Type 2 diabetes is a type of diabetes that leads to a high level of glucose in the blood, and it occurs as a result of resistance in the cells of the body to the hormone insulin or insufficient amount of insulin produced in the pancreas 

as a result of several factors, the most important of which are weight gain and lack of physical activity. 

It is also called non-insulin-dependent diabetes and adult diabetes.

type 2 diabetes

In this type of diabetes, the pancreas produces a normal amount of insulin and perhaps also more than usual, but it is not enough for the body or there is resistance by the cells to insulin, so it is no longer able to affect it, and thus enter glucose from the blood to it. 

This leads to a buildup of glucose in the blood and an increase in its levels.

This type differs from type 1 diabetes, in which the pancreas stops producing insulin as a result of the body's immune system destroying the hormone-producing beta cells in the pancreas. 

In type 2 diabetes, the beta cells produce insulin normally, and they may produce a larger amount, but it is not enough to metabolize glucose in the body.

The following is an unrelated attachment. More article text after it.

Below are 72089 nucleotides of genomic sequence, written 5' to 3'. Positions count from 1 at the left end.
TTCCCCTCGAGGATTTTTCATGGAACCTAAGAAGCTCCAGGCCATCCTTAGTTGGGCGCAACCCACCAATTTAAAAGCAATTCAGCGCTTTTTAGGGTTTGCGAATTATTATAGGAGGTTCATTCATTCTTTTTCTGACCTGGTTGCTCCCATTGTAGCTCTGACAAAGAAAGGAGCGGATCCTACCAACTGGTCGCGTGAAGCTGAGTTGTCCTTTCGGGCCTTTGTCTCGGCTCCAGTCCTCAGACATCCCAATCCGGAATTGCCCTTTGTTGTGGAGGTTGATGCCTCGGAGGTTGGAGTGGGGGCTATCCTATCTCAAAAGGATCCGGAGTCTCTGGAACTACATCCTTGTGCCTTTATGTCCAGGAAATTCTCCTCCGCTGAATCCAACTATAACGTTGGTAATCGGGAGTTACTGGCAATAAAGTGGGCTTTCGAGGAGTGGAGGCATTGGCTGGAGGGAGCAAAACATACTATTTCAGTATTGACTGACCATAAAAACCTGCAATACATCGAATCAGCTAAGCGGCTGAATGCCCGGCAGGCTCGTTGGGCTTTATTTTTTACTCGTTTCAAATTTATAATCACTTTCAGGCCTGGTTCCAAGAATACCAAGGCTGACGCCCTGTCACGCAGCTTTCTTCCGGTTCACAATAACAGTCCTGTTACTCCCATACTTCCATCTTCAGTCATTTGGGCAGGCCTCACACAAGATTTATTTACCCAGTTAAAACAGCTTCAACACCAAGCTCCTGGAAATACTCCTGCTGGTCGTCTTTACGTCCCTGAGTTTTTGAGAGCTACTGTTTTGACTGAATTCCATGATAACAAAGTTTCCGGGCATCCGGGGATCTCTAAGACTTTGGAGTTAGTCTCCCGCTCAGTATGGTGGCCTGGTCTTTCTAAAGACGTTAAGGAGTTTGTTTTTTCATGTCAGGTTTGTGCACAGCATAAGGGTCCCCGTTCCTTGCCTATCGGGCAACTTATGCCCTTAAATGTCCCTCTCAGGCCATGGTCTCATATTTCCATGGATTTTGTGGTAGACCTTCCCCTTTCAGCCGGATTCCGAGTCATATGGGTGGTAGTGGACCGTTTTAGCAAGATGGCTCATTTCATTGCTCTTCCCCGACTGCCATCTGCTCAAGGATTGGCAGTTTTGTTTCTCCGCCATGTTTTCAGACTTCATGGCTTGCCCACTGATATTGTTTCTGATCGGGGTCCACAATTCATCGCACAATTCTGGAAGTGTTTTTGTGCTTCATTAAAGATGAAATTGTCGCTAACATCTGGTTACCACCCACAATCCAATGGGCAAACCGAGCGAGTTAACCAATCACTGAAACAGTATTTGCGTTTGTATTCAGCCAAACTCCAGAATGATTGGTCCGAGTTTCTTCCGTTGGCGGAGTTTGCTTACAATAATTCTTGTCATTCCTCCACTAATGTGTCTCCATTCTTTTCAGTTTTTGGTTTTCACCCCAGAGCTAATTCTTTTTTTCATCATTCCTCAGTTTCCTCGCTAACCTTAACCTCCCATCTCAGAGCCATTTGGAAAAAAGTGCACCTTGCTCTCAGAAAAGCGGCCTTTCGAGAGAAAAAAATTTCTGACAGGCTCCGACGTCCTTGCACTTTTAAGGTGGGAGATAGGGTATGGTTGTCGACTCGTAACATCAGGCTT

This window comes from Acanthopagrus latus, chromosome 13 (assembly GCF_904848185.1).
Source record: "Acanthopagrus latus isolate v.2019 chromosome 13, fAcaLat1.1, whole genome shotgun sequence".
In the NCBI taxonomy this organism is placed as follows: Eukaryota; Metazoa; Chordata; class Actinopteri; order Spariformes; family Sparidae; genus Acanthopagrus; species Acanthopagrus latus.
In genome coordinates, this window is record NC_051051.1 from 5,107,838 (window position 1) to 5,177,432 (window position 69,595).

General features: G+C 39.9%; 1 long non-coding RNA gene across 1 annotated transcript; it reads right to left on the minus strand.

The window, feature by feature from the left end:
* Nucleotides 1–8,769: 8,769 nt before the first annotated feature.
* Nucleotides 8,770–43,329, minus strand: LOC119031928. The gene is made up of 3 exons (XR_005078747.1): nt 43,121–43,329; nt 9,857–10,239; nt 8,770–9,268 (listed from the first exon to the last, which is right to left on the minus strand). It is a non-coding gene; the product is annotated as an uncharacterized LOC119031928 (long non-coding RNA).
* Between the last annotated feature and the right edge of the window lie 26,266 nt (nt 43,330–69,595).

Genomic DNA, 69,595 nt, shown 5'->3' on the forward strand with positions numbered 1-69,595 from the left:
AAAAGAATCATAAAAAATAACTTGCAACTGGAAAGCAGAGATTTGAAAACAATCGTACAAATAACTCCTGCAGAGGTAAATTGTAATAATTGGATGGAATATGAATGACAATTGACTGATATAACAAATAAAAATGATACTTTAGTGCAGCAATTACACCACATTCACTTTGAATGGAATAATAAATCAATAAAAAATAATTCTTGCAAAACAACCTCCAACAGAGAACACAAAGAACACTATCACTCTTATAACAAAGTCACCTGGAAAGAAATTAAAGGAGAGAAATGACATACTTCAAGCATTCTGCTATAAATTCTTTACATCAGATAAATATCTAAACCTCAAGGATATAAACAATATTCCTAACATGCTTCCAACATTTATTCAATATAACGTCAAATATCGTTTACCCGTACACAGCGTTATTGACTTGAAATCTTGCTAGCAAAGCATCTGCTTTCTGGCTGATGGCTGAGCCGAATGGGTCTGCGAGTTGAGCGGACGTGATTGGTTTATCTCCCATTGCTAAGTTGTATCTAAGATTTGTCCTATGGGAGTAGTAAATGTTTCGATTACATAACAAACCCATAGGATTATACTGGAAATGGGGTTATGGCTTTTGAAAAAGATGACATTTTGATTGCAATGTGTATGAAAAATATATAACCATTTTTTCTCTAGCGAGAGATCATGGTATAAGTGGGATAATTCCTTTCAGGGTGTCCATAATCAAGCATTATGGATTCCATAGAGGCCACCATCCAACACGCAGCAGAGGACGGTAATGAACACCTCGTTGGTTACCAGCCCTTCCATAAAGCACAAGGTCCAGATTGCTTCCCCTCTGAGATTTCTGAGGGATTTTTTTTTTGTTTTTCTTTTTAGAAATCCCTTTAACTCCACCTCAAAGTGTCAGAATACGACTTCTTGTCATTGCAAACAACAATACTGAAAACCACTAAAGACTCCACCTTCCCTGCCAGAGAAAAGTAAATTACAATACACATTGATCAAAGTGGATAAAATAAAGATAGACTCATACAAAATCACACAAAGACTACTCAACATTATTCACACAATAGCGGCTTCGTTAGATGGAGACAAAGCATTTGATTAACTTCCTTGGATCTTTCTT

Therefore, the doctor usually begins the treatment of patients with type 2 diabetes by making the patient lose weight, exercise, and modify his lifestyle, that is, change the factors that lead to the occurrence of the disease, and this explains why this disease is called non-insulin-dependent diabetes.


If the patient fails to change his eating habits, reduce his weight and increase his physical activity, and the sugar level has not decreased despite the previous changes, he will move to other treatment options that eventually reach to give insulin injections.

Type 2 diabetes usually occurs after the mid-forties, but rates of infection are currently increasing steadily among young people, young adults, and even children, which is due to the increase in obesity rates in society.

Although scientists have not yet been able to fully understand the cause of type 2 diabetes, there are several factors associated with this:

Overweight and obesity.

Lack of physical activity and lethargy.

If a person has fat collecting in his stomach (that is, he has a clear rumen), this makes him more likely to develop type 2 diabetes, compared to people who have fat distributed on the thighs and hips.

Heredity, as the risk of the disease, increases if one of the parents, or both, or one of the siblings has type 2 diabetes.


  • exhaustion.
  • Low weight.
  • Constant thirst.
  • frequent urination.
  • Constant hunger.
  • Blurred vision.
  • Slowing the wound healing process.


Uncontrolled diabetes, whether type 2 or type 1, leads to a range of complications that can be reduced by controlling blood sugar levels through diet, exercise, weight control, and treatment. Complications include: 

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